Senior Citizen in BC must pay back Government After Sponsored Spouse Collects Welfare

An 82-year-old British Columbia man who sponsored a Russian spouse to Canada has been left to pay back the $25,000 the woman received on social assistance after leaving him once she gained permanent resident status in Canada. 

The couple met on an internet dating site while the woman was in British Columbia on a temporary visa. He sponsored her because the woman’s daughter had applied to sponsor her but it took too long. As a spouse, the process is much faster.

The main requirement for a person to sponsor a spouse or relative to Canada is that they demonstrate they are financially stable and can support the spouse or relative, while also signing an agreement that states they will pay back any social benefits or welfare the sponsored spouse or relative receives.

Unfortunately, cases like this are why the government is about to pass serious restrictions on sponsored spouses, for example by only giving them full permanent resident status after they’ve stayed in a marriage for two years in order to prove the marriage is legit.

Let us stress that this type of immigration marriage fraud is very RARE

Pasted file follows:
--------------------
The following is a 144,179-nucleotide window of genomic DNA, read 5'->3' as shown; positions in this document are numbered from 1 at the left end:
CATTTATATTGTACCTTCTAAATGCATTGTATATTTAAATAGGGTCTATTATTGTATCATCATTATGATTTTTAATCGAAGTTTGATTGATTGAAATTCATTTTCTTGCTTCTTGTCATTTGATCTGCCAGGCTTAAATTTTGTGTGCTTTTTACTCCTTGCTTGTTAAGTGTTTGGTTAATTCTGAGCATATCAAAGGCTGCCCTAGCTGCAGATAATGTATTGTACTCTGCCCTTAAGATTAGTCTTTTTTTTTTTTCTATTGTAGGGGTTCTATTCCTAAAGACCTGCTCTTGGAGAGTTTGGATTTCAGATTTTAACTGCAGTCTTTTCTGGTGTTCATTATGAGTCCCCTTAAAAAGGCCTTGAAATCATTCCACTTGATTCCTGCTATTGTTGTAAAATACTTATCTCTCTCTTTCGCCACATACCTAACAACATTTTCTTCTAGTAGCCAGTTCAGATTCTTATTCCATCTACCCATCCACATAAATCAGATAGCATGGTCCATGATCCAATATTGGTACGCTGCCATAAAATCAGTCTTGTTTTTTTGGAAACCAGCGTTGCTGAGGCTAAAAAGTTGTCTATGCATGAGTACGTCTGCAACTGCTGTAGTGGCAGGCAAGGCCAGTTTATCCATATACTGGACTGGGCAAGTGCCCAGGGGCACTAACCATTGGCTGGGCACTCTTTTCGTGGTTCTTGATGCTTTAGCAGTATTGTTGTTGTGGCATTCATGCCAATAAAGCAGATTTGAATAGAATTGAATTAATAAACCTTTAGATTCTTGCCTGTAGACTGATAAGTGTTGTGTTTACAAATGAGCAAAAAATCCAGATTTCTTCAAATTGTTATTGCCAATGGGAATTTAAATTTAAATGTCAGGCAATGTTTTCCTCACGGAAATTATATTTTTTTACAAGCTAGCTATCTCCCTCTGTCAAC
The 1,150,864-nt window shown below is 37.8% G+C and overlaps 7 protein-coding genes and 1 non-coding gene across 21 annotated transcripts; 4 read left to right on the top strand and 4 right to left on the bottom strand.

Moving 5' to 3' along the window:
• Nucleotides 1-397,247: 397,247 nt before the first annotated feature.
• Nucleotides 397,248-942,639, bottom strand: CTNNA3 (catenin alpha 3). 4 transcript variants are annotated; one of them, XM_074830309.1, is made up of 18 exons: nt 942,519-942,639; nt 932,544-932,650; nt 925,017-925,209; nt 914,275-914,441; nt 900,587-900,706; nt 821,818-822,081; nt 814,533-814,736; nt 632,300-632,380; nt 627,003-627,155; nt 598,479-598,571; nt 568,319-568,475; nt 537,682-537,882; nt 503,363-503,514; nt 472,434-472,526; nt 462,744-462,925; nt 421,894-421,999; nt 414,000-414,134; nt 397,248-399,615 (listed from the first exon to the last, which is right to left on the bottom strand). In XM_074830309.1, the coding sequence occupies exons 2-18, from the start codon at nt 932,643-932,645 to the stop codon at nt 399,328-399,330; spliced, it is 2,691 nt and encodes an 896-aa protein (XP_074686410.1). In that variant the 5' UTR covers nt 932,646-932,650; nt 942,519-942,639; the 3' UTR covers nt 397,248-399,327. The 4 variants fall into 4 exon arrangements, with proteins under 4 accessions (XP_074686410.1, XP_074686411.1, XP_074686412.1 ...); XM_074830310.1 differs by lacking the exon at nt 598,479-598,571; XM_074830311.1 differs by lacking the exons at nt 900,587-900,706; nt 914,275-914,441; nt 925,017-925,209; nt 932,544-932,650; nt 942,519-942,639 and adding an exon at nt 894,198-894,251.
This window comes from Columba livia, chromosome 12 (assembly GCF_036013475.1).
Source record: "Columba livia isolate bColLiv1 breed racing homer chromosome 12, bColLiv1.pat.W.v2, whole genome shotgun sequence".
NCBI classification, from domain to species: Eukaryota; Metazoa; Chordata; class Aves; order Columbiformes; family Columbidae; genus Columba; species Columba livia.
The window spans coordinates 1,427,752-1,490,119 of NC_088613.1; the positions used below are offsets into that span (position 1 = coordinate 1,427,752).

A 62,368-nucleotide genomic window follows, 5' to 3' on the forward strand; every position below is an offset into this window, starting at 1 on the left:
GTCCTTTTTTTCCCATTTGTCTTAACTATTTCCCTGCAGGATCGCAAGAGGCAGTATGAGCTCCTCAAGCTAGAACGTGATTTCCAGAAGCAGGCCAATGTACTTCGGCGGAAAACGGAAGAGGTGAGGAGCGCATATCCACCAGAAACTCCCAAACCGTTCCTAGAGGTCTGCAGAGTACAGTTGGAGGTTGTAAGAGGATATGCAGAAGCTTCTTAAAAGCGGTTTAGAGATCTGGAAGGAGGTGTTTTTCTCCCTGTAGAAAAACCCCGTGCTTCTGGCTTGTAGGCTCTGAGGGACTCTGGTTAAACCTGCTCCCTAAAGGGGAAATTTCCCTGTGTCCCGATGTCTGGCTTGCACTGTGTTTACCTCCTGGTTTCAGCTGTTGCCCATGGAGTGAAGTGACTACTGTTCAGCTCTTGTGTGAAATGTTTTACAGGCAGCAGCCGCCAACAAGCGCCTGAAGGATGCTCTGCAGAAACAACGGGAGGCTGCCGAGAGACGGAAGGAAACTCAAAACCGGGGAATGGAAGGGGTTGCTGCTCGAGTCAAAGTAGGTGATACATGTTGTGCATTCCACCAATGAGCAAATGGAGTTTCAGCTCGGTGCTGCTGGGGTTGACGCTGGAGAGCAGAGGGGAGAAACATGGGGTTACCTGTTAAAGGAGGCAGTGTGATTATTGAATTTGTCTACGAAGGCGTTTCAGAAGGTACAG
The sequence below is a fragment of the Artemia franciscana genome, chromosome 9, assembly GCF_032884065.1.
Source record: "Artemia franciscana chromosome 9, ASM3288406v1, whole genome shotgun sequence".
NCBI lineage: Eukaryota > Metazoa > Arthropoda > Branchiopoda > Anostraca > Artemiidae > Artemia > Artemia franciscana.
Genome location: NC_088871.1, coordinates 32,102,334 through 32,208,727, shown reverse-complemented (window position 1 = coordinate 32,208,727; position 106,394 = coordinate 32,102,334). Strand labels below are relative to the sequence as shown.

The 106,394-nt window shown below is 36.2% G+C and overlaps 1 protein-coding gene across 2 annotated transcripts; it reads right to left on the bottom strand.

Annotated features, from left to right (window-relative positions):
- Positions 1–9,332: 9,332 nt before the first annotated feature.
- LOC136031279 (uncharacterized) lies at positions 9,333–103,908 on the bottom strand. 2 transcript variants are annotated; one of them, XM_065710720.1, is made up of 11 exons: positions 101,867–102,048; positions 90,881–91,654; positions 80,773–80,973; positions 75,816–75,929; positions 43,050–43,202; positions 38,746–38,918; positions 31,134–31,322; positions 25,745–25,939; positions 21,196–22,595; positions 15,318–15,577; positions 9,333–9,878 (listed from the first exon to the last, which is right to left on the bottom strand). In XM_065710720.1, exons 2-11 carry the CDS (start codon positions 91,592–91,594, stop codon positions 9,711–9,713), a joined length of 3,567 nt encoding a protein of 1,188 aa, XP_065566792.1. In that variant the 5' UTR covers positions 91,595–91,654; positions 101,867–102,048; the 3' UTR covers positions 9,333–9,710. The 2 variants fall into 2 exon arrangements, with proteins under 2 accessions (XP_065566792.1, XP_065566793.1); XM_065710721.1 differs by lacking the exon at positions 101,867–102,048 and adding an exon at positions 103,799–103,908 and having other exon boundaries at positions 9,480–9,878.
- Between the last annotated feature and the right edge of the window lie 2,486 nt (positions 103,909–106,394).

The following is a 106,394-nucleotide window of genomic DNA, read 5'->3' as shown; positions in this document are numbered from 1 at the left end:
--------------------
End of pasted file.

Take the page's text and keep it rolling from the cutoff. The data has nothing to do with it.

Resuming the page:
Immigration marriage fraud is rare, and the phrase “a few bad apples spoil the bunch” is perfectly appropriate here. As the government gets ready to impose much stricter marriage regulations that may cut down on this fraud, they will also be forcing couples to stay together despite legitimate marriage breakdowns or domestic abuse, which is very concerning.

If you are going to sponsor a spouse to Canada, it’s a big responsibility. Your sponsorship agreement is legally binding, and if your spouse leaves you and goes on social assistance you may be on the hook. This is why immigration marriage fraud is so unfortunate, although those in legitimate, loving relationships have NOTHING to worry about.

Any information provided here does not constitute legal advice and is intended for general information only. Should you require legal advise, you are encouraged to contact a lawyer directly. All blog postings are public and are not subject to solicitor/client confidentially. Case results depend on a variety of factors unique to each case, and case results do not guarantee or predict a similar result in any further case undertaken by the lawyer.

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